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Some freaks like puzzles. FM is manchester, correct? one pulse at the beginning of the bit, and another pulse in the center? Then there is FM, and biphase mark and biphase space. Then there is Non Return To Zero Inverted like they use in tapes. Seems like a table of timestamps and edge directions could be published so the various freaks could feed the data into a program that tries each protocol. I think capturing the shaft turning would be a good data set. Ought to see the data increasing by one dontcha think? 

Imagecraft compiler user

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Two problems with seeing it increase by one:

  1. This is a 13 bit position incoder, so there 8,192 positions per revolution, or 1 step per every 0.044 degrees...  I can't turn it that small.
  2. The position data is encoded in M-Pattern.  Follow on problem is I have not found any documentation on exactly how M-Pattern encoding works!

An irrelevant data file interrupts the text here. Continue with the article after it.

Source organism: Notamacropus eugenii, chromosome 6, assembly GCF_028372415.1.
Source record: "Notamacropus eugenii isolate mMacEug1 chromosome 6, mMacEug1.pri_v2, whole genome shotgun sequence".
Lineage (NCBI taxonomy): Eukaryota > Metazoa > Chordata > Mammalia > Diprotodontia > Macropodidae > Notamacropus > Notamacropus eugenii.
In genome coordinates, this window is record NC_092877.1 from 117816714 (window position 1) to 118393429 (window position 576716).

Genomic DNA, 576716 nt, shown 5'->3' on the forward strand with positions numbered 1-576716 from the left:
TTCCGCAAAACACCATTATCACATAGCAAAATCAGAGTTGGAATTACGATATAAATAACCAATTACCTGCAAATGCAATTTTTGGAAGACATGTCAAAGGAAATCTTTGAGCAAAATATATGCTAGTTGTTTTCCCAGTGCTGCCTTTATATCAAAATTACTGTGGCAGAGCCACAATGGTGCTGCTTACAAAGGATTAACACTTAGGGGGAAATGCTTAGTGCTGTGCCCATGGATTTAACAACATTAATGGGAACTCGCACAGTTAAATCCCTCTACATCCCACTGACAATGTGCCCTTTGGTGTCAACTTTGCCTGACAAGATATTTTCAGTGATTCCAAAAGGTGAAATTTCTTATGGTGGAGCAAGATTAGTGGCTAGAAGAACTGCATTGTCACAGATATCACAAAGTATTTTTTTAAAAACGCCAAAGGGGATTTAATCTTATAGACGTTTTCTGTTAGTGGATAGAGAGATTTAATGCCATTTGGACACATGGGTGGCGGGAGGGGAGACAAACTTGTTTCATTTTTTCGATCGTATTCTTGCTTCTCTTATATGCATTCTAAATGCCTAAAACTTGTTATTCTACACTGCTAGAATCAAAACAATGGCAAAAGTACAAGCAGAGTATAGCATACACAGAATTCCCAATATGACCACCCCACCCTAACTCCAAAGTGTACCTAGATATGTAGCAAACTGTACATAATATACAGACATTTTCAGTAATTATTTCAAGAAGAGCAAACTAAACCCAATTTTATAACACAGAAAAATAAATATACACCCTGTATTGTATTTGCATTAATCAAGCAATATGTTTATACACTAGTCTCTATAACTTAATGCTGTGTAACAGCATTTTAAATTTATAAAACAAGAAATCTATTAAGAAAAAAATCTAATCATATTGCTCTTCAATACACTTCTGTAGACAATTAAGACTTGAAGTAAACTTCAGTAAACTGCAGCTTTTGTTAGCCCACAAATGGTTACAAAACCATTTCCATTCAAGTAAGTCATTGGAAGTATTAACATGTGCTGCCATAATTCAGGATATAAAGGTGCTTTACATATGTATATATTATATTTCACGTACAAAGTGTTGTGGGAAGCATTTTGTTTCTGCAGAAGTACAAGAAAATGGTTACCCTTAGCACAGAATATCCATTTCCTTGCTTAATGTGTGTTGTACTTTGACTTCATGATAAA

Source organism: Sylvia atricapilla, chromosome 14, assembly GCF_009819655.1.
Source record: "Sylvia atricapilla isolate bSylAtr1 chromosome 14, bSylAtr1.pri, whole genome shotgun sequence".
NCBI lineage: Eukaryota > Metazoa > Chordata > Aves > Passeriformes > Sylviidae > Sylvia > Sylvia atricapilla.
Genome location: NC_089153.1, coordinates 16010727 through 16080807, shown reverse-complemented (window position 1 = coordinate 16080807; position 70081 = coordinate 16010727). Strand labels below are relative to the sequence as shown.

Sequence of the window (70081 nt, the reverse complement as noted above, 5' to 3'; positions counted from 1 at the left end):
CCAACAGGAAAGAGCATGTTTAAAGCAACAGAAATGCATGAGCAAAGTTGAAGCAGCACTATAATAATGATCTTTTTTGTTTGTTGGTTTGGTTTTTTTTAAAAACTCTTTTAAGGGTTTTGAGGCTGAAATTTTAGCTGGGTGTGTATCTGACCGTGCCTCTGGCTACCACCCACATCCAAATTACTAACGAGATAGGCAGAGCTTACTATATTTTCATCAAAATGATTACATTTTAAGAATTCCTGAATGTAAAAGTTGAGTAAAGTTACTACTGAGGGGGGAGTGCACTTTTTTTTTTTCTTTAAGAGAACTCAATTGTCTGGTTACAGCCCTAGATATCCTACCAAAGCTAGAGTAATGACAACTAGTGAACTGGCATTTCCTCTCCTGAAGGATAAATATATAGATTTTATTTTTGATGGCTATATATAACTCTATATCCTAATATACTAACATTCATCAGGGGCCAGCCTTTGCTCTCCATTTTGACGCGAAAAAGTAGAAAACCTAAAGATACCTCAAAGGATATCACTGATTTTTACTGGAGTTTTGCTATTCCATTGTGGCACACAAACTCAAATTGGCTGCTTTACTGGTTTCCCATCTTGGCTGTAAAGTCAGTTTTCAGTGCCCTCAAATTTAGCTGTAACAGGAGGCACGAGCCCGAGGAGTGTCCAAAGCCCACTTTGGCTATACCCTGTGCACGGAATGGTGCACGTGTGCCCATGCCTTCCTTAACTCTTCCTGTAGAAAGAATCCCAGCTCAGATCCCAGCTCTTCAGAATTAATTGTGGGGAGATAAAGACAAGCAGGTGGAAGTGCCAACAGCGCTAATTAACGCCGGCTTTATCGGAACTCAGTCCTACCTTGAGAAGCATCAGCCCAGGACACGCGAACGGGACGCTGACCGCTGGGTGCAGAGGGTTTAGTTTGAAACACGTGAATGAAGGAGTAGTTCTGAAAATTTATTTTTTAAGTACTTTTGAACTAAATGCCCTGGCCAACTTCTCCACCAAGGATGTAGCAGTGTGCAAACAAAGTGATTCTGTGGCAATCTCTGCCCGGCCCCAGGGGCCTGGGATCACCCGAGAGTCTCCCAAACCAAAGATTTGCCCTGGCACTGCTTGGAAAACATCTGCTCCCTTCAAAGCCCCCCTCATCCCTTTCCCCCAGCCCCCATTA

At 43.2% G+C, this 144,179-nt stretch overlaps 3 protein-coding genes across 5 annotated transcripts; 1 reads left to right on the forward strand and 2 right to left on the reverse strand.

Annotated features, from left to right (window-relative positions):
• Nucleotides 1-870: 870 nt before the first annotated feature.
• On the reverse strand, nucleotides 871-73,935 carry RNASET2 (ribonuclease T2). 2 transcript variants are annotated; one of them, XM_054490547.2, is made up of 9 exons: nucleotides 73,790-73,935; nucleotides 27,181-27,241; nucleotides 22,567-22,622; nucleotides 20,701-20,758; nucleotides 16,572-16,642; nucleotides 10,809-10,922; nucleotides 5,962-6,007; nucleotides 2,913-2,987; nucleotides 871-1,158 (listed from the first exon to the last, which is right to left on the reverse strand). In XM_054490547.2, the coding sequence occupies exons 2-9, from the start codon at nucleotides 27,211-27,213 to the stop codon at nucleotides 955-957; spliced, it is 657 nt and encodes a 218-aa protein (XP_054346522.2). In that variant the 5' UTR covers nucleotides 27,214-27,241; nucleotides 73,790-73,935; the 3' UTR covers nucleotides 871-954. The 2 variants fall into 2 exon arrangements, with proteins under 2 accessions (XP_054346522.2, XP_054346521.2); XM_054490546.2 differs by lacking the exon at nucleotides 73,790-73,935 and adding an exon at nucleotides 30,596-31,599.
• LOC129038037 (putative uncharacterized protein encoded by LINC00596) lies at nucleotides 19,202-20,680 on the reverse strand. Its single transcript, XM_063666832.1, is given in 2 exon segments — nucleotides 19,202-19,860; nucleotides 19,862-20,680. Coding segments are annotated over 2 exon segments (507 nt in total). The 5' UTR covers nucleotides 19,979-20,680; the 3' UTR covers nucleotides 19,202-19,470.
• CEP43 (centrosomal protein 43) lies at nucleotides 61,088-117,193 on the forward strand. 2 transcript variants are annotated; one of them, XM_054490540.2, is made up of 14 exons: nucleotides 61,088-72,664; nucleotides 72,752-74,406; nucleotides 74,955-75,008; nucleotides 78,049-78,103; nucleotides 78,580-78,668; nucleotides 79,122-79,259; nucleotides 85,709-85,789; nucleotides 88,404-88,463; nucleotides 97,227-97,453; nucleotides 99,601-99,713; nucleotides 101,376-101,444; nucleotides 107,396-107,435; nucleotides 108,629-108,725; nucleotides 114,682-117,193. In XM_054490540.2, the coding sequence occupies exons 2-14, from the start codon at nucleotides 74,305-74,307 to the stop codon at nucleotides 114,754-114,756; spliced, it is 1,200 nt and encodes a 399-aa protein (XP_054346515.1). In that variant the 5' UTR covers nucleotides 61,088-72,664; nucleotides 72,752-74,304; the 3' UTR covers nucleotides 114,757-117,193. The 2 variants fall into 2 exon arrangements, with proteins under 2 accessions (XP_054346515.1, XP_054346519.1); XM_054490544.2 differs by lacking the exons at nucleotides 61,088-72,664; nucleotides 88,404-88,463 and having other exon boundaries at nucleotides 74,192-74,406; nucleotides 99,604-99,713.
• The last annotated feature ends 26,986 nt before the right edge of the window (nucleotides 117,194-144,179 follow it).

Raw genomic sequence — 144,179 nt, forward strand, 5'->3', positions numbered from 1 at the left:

As for FM, first, analog is NOT my strong suite (and some would say neither is digital!), but I always though FM was a MODULATION method (aka: How the signal is carried) and not an encoding method (aka: How the data is carried by the signal). 

 

I should be able to export the signal data from the logic analyzer and post it here for others to dig into to there hearts desire.  Heck give me a moment...

 

encoder test data 99.csv

 

I went and edited out the "99" command sent to the encoder and just had it start at the zero before the first response from the encoder.  My server runs 24/7 and I have pretty reliable internet access, but please let me know if there are any issues accessing it.

 

Clint

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I am happy, happy, happy!  While doing more research on Manchester coding, I came across this website:

 

http://www.pcbheaven.com/wikipag...